erik lundegaard

M's Game: E-Scoreboard (2)

Question: How can a team be behind 8-0 in the 5th and wind up losing 7-4? Answer: Mariners baseball. 

We were never in this one. By the time my friend Tim arrived in the bottom of the 1st, the M's were behind the lowly Oakland A's 3-0—single, walk, double, strikeout, double—and Tim never saw us closer than 3. We never even had the tying run at the plate. Our leadoff hitter Jean Segura went 4-4 and never got past second base, mostly because our No. 2 man Ben Gamel went 0-4. In our first three innings, we ran into three double plays: 4-6-3, 4-6-3, and 8-5 (flyout, throw 'em out). Segura got picked off in the 4th. We kept erasing runners.

How bad were we? Even the scoreboard operator kept screwing up. 

In the 5th, the A's had two on and nobody out for Khris Davis, who looked bad his first two times up: two strikeouts.Mariners lose 7-4, scoreboard operator makes two errors He's a guy with a lot of Ks (at gametime, 113, second in the A.L.), and a lot of homers (23, fifth in the A.L.), so I said, “Guess he's due for a homer now.” Boom. Three runs. Then another hit, a double-play, and their catcher Bruce Maxwell went deep to left-center. I looked up at the video scoreboard. 

“Wait, isn't it 7-0?”

Tim looked down at his scorecard. “Yeah.”

“So how come they have 8-0?” The electronic scoreboard in center, which towers over Safeco Field, had given the A's five runs in the 5th for an 8-0 lead. I looked over at the hand-operated scoreboard in the left field corner. They'd done the same. 

“Did we miss something?” 

Tim looked down at his scorecard again. “Maybe that wasn't Maxwell who hit the homer? Maybe he got on somehow and the next guy hit it?”

“Cause we did get that double-play, right?”

“Yeah.” 

At this point, down either 7 or 8, the M's finally pulled 27-year-old journeyman starter Sam Gaviglio for one-time Milwaukee bullpen stalwart Yovani Gallardo; but as Gallardo warmed up, the numbers on the scoreboards stayed the same: 8-0.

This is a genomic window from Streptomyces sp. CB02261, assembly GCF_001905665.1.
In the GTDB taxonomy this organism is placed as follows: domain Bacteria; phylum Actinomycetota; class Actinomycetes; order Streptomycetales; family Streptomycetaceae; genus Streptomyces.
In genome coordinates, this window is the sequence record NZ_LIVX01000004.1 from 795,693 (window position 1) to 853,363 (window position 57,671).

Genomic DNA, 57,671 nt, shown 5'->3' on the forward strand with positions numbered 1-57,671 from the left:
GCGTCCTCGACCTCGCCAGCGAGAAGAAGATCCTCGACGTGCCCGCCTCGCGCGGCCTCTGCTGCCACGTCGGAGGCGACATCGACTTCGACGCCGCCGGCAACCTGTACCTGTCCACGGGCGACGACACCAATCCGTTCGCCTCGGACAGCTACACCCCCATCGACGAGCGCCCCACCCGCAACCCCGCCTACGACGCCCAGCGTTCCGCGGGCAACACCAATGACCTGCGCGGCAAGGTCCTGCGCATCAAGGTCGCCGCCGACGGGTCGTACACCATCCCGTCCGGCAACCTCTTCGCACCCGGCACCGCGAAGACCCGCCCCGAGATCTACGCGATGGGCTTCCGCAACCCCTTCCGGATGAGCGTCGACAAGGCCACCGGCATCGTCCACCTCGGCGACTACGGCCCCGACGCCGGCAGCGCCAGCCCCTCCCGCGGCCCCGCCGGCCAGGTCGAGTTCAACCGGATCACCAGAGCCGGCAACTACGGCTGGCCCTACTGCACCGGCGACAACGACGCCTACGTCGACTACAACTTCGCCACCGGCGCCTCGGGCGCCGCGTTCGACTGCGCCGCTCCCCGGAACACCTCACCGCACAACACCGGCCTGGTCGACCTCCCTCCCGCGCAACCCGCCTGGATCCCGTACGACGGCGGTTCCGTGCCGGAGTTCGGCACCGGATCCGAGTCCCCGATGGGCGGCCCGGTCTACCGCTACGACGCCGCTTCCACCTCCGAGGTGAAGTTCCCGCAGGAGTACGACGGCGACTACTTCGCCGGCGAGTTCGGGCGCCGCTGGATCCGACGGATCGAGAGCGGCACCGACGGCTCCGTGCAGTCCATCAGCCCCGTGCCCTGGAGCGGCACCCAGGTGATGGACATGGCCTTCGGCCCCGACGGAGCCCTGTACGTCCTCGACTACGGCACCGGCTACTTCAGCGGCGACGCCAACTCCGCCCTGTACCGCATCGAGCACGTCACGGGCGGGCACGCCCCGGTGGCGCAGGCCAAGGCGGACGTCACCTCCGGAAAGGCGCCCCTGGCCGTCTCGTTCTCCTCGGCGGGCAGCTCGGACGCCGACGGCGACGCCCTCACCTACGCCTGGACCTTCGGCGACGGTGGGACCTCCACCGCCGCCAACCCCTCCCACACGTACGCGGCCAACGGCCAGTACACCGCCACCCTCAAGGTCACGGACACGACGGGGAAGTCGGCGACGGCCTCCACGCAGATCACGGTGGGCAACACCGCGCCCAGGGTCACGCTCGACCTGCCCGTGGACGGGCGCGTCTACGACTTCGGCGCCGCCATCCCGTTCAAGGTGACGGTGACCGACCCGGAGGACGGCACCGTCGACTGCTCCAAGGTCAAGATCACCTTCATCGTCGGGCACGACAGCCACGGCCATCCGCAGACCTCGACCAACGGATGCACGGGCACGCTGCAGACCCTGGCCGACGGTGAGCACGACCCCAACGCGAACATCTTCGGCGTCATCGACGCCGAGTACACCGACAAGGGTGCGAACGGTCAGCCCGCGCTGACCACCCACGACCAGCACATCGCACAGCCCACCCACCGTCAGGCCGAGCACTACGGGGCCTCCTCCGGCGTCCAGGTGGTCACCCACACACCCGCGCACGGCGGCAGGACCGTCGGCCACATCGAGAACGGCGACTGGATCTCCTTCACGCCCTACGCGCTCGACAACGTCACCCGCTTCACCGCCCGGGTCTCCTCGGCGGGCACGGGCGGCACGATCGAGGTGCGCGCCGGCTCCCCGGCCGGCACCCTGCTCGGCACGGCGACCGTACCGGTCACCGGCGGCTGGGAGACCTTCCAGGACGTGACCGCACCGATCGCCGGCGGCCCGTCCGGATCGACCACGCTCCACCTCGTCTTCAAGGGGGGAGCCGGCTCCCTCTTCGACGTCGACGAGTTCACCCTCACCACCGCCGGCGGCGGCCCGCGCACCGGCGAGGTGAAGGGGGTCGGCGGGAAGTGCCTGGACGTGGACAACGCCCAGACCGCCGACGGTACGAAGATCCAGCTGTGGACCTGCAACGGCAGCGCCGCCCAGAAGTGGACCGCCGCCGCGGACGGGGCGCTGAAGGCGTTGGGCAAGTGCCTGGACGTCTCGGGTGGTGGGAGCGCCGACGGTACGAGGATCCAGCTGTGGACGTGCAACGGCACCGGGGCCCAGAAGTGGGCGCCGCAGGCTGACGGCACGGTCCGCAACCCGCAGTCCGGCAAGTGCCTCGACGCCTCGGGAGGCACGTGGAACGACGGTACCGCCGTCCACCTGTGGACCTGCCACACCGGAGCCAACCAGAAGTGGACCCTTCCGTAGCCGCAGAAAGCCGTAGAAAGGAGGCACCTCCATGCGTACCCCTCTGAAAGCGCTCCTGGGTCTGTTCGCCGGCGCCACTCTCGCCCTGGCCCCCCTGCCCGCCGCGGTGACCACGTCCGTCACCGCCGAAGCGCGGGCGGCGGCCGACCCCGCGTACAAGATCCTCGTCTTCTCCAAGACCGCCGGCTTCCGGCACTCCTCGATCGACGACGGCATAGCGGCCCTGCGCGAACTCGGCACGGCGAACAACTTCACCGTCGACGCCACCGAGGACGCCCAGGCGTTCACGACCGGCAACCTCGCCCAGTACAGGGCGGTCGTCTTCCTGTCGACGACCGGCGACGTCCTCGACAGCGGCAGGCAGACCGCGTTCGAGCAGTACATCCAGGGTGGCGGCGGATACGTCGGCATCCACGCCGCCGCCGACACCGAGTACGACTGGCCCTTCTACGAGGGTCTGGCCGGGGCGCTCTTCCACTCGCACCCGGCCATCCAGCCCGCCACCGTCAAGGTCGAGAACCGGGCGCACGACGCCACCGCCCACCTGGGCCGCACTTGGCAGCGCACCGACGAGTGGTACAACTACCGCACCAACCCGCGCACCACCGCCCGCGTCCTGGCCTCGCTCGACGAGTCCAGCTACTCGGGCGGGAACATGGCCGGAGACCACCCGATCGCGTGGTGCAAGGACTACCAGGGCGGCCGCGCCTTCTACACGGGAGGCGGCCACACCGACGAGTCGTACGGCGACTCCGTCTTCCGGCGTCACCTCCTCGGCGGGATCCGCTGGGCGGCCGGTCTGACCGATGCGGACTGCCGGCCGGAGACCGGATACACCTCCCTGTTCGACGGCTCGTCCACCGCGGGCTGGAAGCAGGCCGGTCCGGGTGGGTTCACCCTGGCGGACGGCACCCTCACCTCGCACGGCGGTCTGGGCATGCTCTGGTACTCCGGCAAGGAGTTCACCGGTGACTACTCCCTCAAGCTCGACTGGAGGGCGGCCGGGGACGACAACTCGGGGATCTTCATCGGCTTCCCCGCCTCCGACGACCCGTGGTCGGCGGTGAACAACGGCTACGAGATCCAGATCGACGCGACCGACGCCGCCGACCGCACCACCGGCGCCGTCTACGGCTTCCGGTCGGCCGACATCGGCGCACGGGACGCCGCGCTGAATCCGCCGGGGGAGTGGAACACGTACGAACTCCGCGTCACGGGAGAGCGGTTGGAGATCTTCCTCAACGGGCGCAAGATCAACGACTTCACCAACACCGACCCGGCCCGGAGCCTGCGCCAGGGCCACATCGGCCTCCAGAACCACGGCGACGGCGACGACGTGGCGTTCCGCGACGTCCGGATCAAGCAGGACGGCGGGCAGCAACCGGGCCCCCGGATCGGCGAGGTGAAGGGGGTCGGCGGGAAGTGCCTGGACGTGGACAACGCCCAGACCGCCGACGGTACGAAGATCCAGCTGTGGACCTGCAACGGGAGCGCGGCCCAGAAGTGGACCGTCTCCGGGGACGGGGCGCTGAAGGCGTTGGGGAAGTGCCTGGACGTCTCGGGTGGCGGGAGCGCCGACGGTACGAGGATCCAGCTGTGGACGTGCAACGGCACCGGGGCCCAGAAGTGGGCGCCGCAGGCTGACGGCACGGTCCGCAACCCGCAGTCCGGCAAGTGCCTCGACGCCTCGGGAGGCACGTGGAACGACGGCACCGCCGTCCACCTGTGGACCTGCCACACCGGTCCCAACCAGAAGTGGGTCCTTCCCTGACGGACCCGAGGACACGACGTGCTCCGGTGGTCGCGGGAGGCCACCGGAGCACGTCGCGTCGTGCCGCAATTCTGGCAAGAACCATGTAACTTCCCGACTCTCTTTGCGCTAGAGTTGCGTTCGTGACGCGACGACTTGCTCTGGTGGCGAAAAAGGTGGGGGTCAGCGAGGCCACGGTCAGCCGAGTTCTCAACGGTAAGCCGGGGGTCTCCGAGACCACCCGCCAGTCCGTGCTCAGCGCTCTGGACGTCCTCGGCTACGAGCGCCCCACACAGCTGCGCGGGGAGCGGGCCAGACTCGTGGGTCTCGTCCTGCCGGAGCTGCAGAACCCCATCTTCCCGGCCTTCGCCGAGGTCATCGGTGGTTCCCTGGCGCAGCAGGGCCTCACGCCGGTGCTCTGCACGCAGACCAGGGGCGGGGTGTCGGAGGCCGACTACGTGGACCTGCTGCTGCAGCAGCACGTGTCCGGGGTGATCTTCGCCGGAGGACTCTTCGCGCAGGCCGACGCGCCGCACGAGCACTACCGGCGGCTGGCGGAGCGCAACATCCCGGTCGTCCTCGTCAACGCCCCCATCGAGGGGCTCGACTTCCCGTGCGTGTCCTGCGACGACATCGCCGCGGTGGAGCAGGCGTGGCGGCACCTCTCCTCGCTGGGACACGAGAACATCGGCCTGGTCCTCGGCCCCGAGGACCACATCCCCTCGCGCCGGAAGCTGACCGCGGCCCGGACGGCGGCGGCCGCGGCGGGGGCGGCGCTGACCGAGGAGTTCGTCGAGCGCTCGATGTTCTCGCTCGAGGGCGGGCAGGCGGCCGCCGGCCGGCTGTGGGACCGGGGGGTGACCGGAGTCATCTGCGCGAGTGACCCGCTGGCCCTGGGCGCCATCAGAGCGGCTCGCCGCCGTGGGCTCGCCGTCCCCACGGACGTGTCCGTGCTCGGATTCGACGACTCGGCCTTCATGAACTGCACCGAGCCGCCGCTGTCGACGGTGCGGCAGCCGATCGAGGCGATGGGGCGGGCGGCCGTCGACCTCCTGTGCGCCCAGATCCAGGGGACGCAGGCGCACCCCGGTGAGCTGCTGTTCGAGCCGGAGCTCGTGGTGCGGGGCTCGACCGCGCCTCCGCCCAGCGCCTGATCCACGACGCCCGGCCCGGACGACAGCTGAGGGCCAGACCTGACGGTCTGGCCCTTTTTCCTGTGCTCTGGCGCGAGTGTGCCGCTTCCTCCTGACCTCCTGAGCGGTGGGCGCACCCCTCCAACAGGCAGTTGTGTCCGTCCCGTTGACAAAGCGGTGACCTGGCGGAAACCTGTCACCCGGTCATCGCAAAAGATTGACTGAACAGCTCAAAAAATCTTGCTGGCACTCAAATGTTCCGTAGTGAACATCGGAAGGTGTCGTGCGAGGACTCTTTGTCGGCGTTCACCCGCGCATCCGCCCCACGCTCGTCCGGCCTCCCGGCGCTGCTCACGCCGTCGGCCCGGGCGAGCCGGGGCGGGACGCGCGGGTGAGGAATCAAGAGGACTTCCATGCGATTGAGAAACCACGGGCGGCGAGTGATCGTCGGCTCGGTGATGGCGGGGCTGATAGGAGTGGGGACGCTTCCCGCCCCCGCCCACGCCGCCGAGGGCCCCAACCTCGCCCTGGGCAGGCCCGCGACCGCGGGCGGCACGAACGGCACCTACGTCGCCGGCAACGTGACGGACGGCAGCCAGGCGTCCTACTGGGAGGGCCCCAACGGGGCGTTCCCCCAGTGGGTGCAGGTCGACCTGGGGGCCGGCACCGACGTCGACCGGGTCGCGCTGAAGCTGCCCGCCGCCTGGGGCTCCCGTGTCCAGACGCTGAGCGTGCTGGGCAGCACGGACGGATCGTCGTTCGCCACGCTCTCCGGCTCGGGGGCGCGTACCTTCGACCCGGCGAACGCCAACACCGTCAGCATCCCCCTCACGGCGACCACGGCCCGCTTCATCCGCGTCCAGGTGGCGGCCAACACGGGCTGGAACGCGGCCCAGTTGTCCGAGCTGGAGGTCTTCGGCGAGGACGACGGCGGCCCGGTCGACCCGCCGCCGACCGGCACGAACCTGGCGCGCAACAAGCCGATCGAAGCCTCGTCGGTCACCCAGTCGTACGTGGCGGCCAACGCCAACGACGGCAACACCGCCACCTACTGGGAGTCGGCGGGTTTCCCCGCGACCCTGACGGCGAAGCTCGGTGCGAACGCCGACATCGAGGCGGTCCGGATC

“This is annoying.” So I got out my phone, Googled “Mariners score,” and showed the results to Tim: 7-0.

We looked back up. “Has someone noticed the error yet?”

“Will they?”

It took a while. In the meantime, Gallardo got the final out of the inning. 

“How good is Gallardo?” I asked. “He comes in down 8-0 and leaves down 7-0.”

“Minus 1 ERA!” Tim shouted.  

We finally got on the board in the bottom half of the 5th when Mitch Haniger went deep. Well, “deep.” The ball barely escaped right field. It eked out. It would be our only run against 23-year-old A's starter Paul Blackburn, who was pitching only his second game in the Majors. Blackburn debuted July 1st against Atlanta and got the loss, giving up 1 run (and zero earned runs) in six innings. This time he went 7 2/3. Haniger's HR is his only earned run in the Majors so far. 

The guy who relieved him, Daniel Coulombe, seemed to be throwing inside to me. He seemed way agressive for a guy with a six-run lead. Before this season, in 68 innings pitched with the Dodgers and A's, Coulombe had never hit a batter. This season, in 30 innings, he's hit 4. Is he wilder now? Or does he have a new approach? If so, it backfired last night. In the bottom of the 9th, with one on and one out, he threw at Kyle Seager, who ducked, and the ball ricocheted off his helmet and to the backstop. Seager, the professional, got up, dusted himself off, jogged down to first. Four pitches later, Danny Valencia homered to center, making it 7-4, and Coulombe was gone, replaced by A's closer Santiago Casilla.

Well, 7-4 in the scorebooks. And, I should add, on the electronic scoreboard in center. But on the hand-operated scoreboard down in left field, the score remained 7-1. It was like our scoreboard operators had something against the Ms.

“Did they send that guy home?” Tim asked. 

During Casilla's warmups it remained 7-1. Mitch Haniger grounded sharply to second and it remained 7-1. Jarrod Dyson hit a stand-up triple in the gap and it remained 7-1. We had the tying run in the on-deck circle—Segura, who was 4-4—and I couldn't keep my eyes off the left-field scoreboard. 

Finally, we saw movement in the spot for bottom of the ninth. The blank card was removed and replaced with a ... “1.”

Three, idiots!” I shouted. 

They finally got it right just as Mike Zunino popped out to the pitcher for the final out. 

Last night was also, appropriately, “Bark at the Park” night. Fans could bring their dogs to the game and walk around the bases afterward. Pooper scooper not included.

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Posted at 09:31 AM on Fri. Jul 07, 2017 in category Seattle Mariners  

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